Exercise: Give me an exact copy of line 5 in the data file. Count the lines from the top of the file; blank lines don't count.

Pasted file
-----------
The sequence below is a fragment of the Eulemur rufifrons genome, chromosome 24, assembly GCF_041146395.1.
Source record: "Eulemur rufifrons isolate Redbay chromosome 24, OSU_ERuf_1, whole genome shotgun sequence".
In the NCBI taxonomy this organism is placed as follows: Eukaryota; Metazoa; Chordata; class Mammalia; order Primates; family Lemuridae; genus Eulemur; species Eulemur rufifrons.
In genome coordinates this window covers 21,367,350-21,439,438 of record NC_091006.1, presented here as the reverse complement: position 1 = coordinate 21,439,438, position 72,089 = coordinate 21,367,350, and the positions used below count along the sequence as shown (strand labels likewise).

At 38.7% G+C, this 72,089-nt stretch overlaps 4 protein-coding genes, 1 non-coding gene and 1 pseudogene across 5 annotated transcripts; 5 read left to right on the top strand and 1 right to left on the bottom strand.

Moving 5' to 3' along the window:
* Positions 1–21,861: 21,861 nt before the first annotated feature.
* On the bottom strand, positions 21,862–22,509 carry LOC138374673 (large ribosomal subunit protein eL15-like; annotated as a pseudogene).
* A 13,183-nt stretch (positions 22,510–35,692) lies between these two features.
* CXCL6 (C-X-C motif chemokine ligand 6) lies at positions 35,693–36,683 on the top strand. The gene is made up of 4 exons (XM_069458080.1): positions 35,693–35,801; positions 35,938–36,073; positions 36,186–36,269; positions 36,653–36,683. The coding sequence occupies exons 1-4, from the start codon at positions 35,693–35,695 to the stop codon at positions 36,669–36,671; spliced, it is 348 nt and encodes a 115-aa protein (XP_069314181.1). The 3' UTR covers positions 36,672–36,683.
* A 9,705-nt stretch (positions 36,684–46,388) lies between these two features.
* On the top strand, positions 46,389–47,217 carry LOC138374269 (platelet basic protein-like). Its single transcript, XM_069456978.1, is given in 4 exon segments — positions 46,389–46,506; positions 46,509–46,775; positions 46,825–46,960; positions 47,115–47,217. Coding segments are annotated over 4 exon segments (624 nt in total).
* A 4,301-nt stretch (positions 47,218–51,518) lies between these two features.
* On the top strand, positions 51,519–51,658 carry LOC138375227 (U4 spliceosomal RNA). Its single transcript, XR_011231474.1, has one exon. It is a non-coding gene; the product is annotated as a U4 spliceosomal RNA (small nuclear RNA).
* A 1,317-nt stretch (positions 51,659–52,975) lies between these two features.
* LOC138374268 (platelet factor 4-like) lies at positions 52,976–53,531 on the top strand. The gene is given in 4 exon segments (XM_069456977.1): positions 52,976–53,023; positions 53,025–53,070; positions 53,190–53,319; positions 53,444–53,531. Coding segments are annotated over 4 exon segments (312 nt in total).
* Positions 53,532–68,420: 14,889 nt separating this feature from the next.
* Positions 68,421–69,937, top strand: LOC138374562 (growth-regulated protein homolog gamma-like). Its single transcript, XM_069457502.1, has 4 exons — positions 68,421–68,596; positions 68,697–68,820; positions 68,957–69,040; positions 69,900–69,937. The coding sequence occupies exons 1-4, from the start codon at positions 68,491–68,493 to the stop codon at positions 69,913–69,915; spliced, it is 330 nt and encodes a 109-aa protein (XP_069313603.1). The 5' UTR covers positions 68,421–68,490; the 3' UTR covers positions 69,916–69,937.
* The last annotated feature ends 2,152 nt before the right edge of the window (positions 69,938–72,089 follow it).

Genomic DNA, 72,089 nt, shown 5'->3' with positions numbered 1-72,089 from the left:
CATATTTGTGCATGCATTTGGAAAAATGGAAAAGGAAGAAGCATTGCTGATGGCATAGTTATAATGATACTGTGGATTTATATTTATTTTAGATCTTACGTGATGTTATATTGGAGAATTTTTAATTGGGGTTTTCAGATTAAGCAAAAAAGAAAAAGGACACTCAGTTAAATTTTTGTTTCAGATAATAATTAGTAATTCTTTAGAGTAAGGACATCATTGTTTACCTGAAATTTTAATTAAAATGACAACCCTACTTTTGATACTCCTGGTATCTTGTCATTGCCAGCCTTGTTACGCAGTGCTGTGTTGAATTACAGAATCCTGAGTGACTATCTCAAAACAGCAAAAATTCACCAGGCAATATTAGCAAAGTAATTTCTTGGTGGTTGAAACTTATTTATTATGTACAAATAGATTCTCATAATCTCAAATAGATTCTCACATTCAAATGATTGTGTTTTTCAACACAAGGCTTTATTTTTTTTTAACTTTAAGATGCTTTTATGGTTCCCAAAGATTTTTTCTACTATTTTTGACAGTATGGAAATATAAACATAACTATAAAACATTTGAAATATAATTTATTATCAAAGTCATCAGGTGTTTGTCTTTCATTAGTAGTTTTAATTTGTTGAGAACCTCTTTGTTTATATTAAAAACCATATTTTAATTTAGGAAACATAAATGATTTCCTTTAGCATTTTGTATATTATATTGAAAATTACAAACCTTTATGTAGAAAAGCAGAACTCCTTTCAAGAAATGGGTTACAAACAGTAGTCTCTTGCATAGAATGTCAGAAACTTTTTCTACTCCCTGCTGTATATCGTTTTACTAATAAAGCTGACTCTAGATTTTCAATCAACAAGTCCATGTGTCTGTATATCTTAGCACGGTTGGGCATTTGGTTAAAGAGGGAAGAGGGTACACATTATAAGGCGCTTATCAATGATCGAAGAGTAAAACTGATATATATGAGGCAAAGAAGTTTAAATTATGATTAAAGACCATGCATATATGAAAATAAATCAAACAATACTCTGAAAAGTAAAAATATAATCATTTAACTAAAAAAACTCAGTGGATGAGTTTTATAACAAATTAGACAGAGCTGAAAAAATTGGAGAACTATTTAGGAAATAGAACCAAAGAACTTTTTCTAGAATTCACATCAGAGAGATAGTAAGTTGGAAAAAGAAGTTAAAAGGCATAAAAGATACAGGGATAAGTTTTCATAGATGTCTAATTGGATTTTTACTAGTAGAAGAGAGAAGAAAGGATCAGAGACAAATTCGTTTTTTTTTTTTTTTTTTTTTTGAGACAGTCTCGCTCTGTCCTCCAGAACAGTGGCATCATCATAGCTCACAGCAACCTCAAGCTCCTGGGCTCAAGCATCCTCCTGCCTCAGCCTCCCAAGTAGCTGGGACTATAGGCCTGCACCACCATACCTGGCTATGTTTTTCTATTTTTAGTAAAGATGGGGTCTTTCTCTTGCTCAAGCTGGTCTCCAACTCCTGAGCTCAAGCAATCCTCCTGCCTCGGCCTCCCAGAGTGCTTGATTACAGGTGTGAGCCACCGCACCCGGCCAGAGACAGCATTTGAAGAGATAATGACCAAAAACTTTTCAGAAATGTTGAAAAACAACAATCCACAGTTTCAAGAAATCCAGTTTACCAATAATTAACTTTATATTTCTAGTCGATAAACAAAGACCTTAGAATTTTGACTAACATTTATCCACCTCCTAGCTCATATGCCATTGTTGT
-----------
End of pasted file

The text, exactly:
At 38.7% G+C, this 72,089-nt stretch overlaps 4 protein-coding genes, 1 non-coding gene and 1 pseudogene across 5 annotated transcripts; 5 read left to right on the top strand and 1 right to left on the bottom strand.